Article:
On the other hand, if this brick was half the size on default SL it would be only 4.3 meters before it went to that same Medium level! Which is why getting your LODs just right for the size and visibility you expect it to be used at is so crucial. For small items or large items, you’ll have to craft their LODs very differently to balance with land impact. Large items might need you to be dozens of meters away before it visibly degrades.
This is because LOD is calculated based on the size the item is on your screen, hence why the size penalty in land impact is so huge. It is not uncommon for me to need to upload my initial product multiple times to achieve the right balance of detail to land impact, which is why testing on the beta grid with free uploads is very highly suggested.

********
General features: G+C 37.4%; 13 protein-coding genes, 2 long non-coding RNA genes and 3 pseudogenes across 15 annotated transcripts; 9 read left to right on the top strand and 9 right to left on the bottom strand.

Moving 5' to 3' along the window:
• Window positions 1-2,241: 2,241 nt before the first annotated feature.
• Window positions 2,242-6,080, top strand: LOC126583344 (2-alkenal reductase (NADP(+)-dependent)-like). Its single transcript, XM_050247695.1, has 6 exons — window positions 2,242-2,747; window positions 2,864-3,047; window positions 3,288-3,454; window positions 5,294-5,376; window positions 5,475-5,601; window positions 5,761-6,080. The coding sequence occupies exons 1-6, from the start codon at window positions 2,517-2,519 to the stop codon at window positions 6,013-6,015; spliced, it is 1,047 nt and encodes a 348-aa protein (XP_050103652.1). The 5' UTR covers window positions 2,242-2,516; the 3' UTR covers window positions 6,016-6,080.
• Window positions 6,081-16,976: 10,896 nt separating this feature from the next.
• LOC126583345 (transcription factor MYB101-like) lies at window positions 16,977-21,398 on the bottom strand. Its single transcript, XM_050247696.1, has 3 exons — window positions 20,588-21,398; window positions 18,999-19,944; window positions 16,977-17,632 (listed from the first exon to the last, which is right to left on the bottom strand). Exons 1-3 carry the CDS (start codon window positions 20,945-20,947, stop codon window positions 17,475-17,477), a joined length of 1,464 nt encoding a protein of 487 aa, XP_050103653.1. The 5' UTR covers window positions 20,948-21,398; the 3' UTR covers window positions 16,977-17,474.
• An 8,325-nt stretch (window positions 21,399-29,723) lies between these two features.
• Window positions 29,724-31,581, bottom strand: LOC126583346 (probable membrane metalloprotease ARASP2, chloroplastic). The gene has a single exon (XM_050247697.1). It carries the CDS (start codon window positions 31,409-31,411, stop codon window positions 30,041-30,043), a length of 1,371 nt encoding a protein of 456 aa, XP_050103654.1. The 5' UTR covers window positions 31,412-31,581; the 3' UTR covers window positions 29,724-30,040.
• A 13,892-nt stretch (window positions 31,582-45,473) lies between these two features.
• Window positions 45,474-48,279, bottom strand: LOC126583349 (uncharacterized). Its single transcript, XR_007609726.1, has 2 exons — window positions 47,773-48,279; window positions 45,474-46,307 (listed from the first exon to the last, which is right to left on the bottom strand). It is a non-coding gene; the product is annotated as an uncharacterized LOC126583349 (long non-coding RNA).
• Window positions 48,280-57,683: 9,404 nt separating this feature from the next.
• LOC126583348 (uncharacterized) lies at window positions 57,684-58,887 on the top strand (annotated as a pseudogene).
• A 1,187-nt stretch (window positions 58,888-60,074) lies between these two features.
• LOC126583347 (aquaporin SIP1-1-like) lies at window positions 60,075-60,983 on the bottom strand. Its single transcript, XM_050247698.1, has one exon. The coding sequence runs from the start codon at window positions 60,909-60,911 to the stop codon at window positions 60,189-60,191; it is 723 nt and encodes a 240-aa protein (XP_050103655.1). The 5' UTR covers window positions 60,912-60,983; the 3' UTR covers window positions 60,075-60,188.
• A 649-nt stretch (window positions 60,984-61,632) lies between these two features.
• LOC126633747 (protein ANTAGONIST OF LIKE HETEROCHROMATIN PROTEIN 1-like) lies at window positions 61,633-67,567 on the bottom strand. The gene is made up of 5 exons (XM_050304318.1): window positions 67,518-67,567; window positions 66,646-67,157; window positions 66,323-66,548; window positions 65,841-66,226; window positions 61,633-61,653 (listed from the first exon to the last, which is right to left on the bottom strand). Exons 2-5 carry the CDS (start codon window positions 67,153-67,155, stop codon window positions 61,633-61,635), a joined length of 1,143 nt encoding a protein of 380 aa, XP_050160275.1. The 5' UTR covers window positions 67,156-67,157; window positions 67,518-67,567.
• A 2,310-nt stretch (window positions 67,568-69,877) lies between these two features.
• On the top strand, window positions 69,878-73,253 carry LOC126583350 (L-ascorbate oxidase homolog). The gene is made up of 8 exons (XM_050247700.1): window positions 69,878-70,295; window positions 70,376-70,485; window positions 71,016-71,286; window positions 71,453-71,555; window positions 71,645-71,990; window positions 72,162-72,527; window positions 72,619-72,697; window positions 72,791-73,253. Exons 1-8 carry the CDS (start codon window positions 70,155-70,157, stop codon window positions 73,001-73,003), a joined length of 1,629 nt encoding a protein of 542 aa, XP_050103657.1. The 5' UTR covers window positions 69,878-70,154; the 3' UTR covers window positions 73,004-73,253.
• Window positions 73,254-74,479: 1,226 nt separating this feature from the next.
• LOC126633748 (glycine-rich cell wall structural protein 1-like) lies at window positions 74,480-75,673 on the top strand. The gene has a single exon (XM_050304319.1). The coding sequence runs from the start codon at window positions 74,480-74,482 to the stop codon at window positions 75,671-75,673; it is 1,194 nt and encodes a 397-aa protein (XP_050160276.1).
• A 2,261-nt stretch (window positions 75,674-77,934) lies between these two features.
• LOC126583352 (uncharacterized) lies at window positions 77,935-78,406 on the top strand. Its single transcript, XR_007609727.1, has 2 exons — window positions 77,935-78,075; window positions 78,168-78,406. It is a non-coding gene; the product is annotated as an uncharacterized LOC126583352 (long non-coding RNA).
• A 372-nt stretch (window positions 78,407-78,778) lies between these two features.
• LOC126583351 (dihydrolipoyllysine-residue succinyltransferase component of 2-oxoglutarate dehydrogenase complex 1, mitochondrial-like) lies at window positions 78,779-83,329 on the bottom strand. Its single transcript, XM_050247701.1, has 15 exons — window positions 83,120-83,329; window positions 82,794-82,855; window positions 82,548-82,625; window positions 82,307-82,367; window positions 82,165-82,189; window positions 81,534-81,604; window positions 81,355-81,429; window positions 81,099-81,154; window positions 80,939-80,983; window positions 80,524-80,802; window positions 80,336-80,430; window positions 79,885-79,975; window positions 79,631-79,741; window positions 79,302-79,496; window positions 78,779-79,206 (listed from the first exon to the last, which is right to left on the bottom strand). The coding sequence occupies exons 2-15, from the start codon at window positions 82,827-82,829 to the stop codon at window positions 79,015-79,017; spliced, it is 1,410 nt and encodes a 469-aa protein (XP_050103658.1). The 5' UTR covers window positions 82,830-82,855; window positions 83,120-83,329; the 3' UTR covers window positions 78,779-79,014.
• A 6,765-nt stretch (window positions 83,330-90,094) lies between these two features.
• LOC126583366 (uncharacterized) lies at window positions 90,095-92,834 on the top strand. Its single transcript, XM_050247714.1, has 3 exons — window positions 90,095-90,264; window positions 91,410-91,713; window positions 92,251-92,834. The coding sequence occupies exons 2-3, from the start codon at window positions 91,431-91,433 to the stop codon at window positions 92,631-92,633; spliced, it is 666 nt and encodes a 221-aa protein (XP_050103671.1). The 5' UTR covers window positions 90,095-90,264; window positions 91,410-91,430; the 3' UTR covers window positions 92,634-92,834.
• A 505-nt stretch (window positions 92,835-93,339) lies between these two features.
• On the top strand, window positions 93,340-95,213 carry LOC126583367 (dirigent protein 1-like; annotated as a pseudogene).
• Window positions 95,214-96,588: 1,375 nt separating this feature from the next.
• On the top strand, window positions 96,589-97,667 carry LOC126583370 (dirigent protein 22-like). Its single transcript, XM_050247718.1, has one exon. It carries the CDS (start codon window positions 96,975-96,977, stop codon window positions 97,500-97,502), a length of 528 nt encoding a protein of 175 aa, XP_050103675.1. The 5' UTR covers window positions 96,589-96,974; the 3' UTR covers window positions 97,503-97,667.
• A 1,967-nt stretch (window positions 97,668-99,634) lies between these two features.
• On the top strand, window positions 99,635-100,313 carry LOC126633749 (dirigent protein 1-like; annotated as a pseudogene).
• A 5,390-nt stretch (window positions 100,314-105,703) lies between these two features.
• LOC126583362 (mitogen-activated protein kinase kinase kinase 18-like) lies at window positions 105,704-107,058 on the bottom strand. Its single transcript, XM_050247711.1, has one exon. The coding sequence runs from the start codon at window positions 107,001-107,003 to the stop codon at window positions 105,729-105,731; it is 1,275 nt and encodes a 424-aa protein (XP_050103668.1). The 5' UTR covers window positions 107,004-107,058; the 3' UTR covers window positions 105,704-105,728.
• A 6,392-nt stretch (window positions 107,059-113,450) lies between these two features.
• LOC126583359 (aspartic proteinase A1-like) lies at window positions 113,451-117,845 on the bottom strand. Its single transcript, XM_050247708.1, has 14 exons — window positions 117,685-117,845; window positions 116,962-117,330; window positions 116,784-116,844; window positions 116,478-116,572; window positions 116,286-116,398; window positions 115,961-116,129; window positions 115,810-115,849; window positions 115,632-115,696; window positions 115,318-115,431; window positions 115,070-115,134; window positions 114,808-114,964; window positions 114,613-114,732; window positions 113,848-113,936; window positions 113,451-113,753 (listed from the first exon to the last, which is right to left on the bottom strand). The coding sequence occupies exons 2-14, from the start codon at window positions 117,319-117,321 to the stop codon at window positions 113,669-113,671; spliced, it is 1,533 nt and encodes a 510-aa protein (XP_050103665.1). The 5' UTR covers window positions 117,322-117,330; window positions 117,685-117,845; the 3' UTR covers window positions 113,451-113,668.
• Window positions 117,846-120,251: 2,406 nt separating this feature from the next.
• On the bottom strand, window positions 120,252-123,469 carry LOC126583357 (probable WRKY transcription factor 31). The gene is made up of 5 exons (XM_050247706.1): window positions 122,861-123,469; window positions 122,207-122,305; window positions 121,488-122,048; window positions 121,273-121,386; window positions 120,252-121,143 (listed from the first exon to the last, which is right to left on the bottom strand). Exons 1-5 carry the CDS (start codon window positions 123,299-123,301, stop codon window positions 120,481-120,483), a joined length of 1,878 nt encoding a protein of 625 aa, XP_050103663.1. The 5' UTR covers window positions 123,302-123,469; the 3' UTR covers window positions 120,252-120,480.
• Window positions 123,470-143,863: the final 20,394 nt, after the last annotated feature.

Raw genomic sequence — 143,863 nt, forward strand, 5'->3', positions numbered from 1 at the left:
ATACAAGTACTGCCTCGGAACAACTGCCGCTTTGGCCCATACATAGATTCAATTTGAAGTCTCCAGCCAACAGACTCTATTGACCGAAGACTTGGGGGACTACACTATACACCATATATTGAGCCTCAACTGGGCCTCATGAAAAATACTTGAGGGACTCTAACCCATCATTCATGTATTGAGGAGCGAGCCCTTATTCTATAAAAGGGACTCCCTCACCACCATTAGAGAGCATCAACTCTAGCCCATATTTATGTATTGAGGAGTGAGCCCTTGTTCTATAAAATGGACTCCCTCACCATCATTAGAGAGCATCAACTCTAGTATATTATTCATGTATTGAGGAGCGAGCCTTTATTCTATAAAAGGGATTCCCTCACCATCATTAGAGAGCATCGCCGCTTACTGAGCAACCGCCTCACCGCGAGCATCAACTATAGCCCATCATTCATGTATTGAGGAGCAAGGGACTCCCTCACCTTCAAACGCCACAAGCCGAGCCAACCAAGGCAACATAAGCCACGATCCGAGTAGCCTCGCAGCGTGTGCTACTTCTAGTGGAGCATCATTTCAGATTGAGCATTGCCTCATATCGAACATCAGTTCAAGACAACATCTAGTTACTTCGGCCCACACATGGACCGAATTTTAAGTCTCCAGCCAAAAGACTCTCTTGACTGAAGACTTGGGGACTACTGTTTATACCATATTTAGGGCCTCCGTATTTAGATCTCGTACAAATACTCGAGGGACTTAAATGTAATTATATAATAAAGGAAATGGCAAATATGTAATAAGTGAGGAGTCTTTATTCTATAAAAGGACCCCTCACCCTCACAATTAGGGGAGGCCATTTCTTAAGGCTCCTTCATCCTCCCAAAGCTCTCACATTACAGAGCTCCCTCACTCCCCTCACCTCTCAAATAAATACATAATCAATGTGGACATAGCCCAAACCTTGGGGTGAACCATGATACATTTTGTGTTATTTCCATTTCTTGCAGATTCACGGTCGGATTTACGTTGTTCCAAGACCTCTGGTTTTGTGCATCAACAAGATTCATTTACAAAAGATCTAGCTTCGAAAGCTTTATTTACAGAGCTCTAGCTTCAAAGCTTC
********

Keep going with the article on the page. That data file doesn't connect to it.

For many creators starting out, we’ll just use these autogenerated settings by adjusting the uploader options to reach something we’re satisfied with, usually jacking up the Medium to be the maximum and dropping off Lowest to be the minimum of 0 with no regard for the function, size, and use of this item – uploading as is.
Satisfied only by the low land impact, we give it a lookover at our biased LOD Factor 4 settings and set it for sale.
We don’t know better. We’re self-taught, following some tutorials here or there, asking our other creator friends to help us with our troubles at they come, and don’t know any other option. These are just numbers, and you don’t really care what they mean as long as you get the result you want: low land impact, high sales.
Sadly, on upload is the first and last creators ever think about LODs, yet these final stages are when we should be thinking about LODs the most.